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Posted at 10:44 AM ET, 03/13/2006

Rock and Roll Sabotage

By Liz Kelly

Tonight in a ceremony in Cleveland, Ohio, Black Sabbath -- along with Blondie, the Sex Pistols, Lynyrd Skynyrd and jazz icon Miles Davis -- will be inducted into the Rock and Roll Hall of Fame. Since Black Sabbath is one of my favorite bands, I am understandably upset about this.


Black Sabbath circa 1970. (Photo courtesy black-sabbath.com)

Here's why: I've never understood the significance of the Rock and Roll Hall of Fame (hereafter to be referred to as "RRHOF" because I'm tired of typing it out). Sure, it's a nice gesture for the bands and makes for yet another thing to do when visiting Cleveland, but what exactly does inclusion in the RRHOF mean?

Not much if you ask one John Michael Osbourne who in 1999, exasperated at being passed over for so many years, demanded that Black Sabbath be removed from consideration for inclusion in the "totally irrelevant" institution. Oops. I guess both the RRHOF and Osbourne (aka Black Sabbath frontman Ozzy) had a change of heart.

But this change of heart, especially on the RRHOF's side, is exactly what is so mystifying and frustrating about the institution. While any band is eligible 25 years after the release of their first album, there appears to be no heirarchy for which bands should be inducted before others. For example, countless metal, garage and punk bands probably wouldn't have existed if it wasn't for Black Sabbath's influence to inspire them. For instance The Ramones, AC/DC and The Clash... all inducted before Black Sabbath.

(Note: I am exercising some restraint here and typing this parenthetical to let you know I could've used the above paragraph to ask instead why Billy Joel, Bob Seger, Prince, U2 and MICHAEL JACKSON were already inducted in the RRHOF. Not that they don't, ummm, totally rock, but I think my point really makes itself here.)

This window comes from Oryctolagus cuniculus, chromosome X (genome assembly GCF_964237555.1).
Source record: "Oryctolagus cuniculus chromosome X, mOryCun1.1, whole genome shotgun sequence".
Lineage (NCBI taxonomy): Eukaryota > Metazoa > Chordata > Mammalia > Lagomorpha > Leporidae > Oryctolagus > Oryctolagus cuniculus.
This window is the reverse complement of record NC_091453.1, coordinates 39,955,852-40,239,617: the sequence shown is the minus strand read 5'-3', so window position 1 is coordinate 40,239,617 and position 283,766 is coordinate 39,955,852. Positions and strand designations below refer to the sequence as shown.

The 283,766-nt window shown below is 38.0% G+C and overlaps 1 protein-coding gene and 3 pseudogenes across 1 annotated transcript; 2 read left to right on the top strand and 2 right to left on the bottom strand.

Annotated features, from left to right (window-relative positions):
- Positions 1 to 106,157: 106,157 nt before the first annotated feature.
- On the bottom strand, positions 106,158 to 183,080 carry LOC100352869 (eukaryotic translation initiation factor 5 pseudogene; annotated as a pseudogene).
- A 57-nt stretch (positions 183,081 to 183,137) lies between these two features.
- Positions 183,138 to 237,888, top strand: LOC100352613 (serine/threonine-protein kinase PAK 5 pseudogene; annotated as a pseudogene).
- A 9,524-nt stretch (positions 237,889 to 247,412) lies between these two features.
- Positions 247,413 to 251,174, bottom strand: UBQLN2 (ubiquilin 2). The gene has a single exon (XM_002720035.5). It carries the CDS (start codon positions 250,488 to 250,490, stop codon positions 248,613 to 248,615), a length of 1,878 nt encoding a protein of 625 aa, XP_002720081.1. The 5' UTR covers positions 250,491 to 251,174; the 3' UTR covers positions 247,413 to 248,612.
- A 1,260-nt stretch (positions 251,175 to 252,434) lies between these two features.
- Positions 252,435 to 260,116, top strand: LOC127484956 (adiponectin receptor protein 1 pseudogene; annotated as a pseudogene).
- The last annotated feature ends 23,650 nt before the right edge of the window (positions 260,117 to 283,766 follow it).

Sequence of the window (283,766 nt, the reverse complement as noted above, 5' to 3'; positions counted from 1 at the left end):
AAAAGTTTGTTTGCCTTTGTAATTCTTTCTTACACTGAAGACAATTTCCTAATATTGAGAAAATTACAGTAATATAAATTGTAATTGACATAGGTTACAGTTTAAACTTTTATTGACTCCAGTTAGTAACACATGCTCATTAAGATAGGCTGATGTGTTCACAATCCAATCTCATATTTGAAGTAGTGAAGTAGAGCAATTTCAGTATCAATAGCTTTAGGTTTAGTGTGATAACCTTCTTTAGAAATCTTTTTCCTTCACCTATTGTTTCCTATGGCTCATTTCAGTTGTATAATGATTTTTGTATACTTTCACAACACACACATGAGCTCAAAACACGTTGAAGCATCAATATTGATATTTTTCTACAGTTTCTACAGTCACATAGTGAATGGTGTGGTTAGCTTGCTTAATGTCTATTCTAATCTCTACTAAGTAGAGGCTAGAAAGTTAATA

The Sex Pistols aren't that impressed with the honor, either. The band posted a statement on their Web site calling the RRHOF a "piss stain" and indicating in similar terms that they won't be attending the ceremony, which incidentally, costs $2,500 per person, though each inductee does get two free tickets.

Which is kind of a head scratcher... why are average fans pretty much excluded from attending? Maybe the same reason they aren't included in selecting the inductees (that honor goes to "700 rock experts" who know better than the fans: music historians, critics and past inductees).

Here's what I propose. If you're a fan of Black Sabbath, spend next Monday evening (when the ceremony will be broadcast on VH1) honoring Ozzy, guitarist Tony Iommi, bassist Geezer Butler and drummer Bill Ward by watching archival footage in one of the many Sabbath documentaries listed on Netflix or just listen to any of the original line-up's stellar albums.

By Liz Kelly  | March 13, 2006; 10:44 AM ET
Categories:  Miscellaneous, Pop Culture  
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